By Serdar Yegulalp on 2010-04-12 01:03:08-04:00 No comments
Snot Rocket and Super Detective. I’m going to just sit here for a moment and say that title out loud a few times. Snot Rocket and Super Detective. No, the original Japanese title probably doesn’t have that lovely alliteration to it, but I am savoring the way the words mash together. Kinda like half-eaten cereal falling out of a baby’s mouth.
Snot Rocket and Super Detective (that’s the last time I type that title, honest) actually provides us with the answer to what I imagine is an oft-asked question: What were Tak Sakaguchi and Yudai Yamaguchi up to before firing bullets at each other head-on in Versus and commandeering UFOs in the live-action Cromartie High School? Among other things, this … thing, which looks like it was filmed with a camera found in a box of cereal and probably cost about as much as a box of cereal. It’s crude (not just technically but aesthetically as well, as if the Snot Rocket in the title wasn’t a tipoff), juvenile, haphazard, random, inexplicable, and often quite funny.
SR&SD is actually not a single movie, but a pair of short-film anthologies created by Yamaguchi and Sakaguchi from around 1998 through the 2000s. Snot Rocket (Tebana Sankichi in Japanese) gives us the adventures of an all-Japanese crime-stopping hero (Sakaguchi) and his abacus-clutching, stupendously ugly sidekick Twice Shiro, so named because he compulsively repeats himself. Sankichi fights the bad guys by firing globs of mucous at them, and Twice’s function is to get killed—not just once, but over and over again. Eventually he’s replaced with “Triple” Shiro, who says everything three times. And then “Million” Shiro—whom Sankichi winds up waiting all night for to finish one lousy sentence. And then “Half” Shiro, who never finishes saying anything at all.
Yes, this is every bit as dumb as it sounds. It is also, again, very funny, if only in the I-can’t-believe-they-got-someone-to-do-this-in-front-of-a-camera vein that this material lends itself to. It works best if you already know Sakaguchi from his handsome-boy roles in stuff like Versus and Death Trance, thanks to the contrast between his deadly-serious persona in most of his other films and his headlong loopiness in this one. I was, however, less impressed with the second half, Super Detective, a hard-boiled noir spoof shot in black and white and sporting a slightly higher budget, but with less crazed humor. It’s a little too straightlaced for its own good, and consequently not nearly as enjoyable.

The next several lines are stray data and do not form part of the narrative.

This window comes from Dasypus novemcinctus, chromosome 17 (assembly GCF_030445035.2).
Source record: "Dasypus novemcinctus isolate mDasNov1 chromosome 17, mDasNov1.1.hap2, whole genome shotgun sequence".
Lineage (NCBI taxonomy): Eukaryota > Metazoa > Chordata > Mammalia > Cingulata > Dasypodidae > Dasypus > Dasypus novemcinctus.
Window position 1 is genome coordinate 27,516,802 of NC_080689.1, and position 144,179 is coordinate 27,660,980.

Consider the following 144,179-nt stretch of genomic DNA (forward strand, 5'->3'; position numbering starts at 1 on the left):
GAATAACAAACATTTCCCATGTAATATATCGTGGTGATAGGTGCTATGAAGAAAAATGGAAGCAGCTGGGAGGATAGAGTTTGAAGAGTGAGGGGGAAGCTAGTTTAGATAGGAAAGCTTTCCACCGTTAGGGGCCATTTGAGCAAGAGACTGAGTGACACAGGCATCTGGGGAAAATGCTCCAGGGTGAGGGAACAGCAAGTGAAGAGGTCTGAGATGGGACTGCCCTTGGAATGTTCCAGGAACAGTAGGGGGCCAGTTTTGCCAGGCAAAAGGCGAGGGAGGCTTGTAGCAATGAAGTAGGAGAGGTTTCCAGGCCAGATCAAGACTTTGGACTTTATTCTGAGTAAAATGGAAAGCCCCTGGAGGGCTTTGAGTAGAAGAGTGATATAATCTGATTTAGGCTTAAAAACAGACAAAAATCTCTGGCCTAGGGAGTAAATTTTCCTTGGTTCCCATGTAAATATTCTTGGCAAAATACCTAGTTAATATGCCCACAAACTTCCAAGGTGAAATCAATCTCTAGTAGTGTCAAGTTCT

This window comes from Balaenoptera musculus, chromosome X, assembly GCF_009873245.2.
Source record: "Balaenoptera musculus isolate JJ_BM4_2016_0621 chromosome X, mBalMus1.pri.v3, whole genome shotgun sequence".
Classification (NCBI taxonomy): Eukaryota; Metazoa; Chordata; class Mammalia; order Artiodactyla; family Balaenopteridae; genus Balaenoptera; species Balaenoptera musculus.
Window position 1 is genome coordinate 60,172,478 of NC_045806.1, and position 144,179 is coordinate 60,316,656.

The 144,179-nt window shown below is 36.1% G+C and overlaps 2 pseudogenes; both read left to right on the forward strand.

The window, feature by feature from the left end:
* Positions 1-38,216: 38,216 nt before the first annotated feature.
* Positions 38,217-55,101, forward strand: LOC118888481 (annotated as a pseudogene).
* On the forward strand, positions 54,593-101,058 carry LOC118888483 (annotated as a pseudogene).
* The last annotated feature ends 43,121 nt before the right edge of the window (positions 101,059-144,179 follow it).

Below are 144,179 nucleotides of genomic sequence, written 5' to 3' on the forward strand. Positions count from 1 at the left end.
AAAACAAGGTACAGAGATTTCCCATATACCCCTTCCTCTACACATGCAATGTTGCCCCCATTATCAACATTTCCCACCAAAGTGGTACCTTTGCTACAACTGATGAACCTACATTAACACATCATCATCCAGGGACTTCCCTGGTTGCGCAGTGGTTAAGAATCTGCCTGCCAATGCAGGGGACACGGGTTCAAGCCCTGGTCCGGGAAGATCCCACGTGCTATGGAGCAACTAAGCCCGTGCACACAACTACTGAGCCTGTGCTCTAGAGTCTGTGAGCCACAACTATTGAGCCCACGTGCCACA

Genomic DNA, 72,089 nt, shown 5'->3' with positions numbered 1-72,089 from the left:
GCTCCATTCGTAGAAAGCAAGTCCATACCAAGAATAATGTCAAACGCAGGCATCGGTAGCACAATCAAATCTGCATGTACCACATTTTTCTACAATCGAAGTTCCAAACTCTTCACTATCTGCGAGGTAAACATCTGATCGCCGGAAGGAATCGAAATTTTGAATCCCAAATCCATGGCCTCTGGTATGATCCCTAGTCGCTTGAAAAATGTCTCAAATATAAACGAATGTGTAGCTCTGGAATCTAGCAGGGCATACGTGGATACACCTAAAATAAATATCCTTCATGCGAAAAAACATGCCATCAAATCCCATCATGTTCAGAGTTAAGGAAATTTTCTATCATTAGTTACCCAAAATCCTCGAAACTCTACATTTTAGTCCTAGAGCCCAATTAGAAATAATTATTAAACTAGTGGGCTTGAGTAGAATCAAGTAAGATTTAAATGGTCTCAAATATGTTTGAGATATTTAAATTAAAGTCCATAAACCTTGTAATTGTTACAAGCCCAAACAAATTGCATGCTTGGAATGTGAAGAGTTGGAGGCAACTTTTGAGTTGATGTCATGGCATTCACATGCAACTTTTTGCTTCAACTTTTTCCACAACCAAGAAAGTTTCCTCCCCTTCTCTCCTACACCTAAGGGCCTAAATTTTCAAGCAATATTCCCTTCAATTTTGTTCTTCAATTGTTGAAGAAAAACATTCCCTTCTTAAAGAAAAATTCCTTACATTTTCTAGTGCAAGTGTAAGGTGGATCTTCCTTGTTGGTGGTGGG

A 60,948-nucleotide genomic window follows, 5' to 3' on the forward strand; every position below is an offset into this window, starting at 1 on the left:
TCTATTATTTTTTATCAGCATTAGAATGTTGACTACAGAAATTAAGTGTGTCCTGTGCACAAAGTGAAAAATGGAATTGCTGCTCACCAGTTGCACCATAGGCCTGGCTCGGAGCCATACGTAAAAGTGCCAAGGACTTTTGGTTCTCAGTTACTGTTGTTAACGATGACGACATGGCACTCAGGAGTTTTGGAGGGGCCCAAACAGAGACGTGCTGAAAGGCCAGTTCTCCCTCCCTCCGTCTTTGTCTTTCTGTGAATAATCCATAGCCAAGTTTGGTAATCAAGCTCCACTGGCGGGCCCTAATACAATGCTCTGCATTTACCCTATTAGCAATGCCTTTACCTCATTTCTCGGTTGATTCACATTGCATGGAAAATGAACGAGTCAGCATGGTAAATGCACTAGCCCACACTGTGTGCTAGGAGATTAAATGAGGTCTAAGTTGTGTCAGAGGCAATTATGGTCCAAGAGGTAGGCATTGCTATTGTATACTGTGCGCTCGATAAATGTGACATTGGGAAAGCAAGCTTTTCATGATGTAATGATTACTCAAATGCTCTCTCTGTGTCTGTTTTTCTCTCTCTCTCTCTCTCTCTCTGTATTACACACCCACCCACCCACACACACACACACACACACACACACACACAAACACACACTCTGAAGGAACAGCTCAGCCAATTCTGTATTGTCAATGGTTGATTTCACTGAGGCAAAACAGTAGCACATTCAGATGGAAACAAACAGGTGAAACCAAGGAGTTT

The most impressive thing, assuming “impressive” is the right word, is how Yamaguchi & Co. were able to pull most of this off for what amounted to pocket change and a whole lot of sweat. In the interview and commentary sections of the disc, Yamaguchi noted that the entire budget for the first 4-minute short was something like a hundred bucks. They had no permits, no location scouting—they just took the camera, went somewhere that looked like they could use, and began filming. When they wanted to film in “a foreign country”, they shot in Toronto for a day while on tour there to support their movies at a local film festival. When Sankichi and Million have a telekinetic duel, they tie a string around a cup and drag it across a table. The very fact that it’s so grubby and cheap makes it all the more lovable. The one thing they did spend money on was a soundtrack—the original shorts were scored with Sixties-type tunes that they couldn’t license, and so Yamaguichi drafted local band The Syrup to create a score that’s good enough to be released on its own CD.
A partial parallel could be drawn with the Japanese indie oddity Love Song for Rapper, which looked every bit as ramshackle as this, probably cost all of a dime, and despite all that was enormous fun to watch. SR&SD doesn’t aim as high or (ahem) shoot as far, but it makes me understand how loopy lunacy like Samurai School was possible.